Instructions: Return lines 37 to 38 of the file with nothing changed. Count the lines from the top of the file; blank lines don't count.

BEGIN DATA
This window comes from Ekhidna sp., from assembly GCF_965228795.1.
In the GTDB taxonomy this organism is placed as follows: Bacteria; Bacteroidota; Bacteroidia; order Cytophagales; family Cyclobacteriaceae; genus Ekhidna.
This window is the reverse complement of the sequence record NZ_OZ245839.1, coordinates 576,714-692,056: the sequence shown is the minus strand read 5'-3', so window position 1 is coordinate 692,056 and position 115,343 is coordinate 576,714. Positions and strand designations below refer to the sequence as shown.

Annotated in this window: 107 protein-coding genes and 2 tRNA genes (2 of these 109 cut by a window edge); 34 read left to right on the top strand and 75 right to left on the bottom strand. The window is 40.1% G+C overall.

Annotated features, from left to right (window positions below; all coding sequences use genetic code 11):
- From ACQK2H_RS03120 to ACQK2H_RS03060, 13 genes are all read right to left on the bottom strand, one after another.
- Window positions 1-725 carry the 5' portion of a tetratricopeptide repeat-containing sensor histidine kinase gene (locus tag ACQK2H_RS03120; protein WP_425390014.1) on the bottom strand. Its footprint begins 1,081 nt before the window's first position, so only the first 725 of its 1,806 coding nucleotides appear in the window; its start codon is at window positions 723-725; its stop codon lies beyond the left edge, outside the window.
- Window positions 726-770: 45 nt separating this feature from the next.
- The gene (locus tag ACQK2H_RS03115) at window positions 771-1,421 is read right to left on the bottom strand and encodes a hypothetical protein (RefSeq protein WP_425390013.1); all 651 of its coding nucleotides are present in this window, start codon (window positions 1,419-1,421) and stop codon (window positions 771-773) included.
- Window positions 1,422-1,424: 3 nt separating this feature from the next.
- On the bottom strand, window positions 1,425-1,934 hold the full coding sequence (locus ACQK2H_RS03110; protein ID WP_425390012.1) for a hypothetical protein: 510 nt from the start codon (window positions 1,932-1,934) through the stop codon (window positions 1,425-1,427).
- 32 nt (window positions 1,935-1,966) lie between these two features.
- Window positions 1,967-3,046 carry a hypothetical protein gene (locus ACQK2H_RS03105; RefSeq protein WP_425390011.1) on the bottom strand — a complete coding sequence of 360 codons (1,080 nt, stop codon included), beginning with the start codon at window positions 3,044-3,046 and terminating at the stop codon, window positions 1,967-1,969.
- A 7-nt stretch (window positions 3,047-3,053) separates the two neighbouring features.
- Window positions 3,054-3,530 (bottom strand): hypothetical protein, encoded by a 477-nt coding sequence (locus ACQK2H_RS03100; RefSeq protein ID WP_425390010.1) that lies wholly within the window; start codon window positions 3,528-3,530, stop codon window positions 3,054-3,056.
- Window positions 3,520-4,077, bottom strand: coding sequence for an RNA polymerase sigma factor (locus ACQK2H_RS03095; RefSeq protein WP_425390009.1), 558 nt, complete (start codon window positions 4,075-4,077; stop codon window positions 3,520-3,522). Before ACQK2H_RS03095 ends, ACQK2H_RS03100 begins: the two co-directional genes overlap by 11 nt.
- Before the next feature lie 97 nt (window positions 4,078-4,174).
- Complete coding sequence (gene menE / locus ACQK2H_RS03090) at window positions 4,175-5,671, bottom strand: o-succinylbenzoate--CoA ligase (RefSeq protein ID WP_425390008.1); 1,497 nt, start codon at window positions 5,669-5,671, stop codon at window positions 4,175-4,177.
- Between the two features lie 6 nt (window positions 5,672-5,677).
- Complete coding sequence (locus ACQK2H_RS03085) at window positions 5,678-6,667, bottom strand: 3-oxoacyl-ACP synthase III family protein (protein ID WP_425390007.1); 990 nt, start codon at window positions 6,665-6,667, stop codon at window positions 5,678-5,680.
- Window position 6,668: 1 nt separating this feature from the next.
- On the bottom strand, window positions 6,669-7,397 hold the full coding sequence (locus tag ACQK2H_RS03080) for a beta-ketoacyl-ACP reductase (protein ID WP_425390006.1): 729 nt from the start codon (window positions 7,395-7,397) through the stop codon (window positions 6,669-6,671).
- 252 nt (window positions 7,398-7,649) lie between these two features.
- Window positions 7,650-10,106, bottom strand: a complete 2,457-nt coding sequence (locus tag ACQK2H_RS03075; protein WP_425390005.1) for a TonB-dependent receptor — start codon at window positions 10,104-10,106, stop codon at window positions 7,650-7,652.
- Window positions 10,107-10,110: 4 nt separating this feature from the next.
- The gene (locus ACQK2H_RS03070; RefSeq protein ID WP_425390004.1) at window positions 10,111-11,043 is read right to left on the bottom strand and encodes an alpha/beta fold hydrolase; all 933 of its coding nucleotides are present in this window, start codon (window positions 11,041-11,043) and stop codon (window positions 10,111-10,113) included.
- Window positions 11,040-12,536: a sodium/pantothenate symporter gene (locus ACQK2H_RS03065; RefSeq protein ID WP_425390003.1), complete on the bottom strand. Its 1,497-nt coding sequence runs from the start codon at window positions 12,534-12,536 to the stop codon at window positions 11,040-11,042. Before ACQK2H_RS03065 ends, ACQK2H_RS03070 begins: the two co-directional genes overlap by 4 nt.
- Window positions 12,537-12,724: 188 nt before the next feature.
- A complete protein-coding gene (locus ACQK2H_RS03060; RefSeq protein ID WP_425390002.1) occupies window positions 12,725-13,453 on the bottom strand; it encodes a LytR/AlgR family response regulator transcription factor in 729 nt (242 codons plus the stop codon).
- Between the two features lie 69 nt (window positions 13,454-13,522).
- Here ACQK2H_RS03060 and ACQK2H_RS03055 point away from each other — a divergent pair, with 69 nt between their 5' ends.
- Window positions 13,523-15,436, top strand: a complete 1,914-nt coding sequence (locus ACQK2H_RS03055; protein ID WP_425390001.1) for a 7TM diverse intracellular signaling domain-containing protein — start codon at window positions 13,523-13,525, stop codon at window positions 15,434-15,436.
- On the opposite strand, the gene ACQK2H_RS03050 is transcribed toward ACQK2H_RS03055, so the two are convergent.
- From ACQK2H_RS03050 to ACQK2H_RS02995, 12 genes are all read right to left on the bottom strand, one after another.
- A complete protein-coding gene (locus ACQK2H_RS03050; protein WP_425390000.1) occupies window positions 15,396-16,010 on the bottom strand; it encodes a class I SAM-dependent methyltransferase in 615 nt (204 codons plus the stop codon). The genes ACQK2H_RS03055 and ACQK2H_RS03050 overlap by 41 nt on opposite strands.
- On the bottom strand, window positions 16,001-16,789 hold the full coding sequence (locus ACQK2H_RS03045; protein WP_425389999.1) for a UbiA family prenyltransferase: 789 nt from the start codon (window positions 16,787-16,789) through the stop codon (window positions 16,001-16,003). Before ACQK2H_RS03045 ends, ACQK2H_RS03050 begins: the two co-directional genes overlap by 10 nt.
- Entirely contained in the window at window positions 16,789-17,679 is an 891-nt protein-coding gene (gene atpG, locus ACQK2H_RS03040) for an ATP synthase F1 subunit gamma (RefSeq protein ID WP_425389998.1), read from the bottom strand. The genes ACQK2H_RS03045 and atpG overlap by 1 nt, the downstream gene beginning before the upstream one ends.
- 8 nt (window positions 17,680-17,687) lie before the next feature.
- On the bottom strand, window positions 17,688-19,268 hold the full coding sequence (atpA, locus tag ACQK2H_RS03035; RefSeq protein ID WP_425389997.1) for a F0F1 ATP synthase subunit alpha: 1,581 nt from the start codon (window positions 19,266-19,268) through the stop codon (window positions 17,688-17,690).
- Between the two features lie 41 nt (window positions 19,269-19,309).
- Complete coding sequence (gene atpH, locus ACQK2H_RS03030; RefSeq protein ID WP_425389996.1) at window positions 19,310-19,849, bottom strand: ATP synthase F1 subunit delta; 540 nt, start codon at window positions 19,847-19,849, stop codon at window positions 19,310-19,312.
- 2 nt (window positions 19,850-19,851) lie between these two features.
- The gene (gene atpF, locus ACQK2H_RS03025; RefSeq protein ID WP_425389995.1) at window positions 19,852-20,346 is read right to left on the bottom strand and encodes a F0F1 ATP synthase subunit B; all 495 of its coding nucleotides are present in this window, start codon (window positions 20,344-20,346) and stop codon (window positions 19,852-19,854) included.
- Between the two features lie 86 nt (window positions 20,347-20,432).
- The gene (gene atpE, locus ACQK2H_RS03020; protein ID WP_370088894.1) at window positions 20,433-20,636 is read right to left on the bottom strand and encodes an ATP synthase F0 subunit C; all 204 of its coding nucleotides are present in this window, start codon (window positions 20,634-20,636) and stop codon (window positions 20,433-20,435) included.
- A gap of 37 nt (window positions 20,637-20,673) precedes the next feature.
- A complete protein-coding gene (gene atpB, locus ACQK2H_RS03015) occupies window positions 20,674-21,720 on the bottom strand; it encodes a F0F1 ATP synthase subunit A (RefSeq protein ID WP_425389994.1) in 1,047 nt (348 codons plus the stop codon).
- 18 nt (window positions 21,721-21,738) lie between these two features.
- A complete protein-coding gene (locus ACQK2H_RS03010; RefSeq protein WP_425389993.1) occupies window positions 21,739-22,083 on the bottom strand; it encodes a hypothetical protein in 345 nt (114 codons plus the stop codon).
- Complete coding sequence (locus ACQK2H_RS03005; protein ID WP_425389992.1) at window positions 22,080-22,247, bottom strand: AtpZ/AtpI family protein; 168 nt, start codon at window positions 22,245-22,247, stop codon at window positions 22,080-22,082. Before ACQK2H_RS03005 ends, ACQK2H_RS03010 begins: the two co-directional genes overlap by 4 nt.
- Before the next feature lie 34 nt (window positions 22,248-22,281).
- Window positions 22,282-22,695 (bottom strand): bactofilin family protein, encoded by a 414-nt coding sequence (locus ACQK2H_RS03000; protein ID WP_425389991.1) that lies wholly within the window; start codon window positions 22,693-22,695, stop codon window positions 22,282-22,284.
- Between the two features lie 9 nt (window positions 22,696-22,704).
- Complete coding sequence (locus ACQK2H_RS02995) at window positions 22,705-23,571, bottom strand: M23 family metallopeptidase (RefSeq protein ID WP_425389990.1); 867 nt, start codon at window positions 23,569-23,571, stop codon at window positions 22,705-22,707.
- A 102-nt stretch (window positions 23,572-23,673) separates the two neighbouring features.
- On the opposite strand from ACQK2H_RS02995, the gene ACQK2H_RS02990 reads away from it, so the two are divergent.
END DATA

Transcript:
- Entirely contained in the window at window positions 16,789-17,679 is an 891-nt protein-coding gene (gene atpG, locus ACQK2H_RS03040) for an ATP synthase F1 subunit gamma (RefSeq protein ID WP_425389998.1), read from the bottom strand. The genes ACQK2H_RS03045 and atpG overlap by 1 nt, the downstream gene beginning before the upstream one ends.
- 8 nt (window positions 17,680-17,687) lie before the next feature.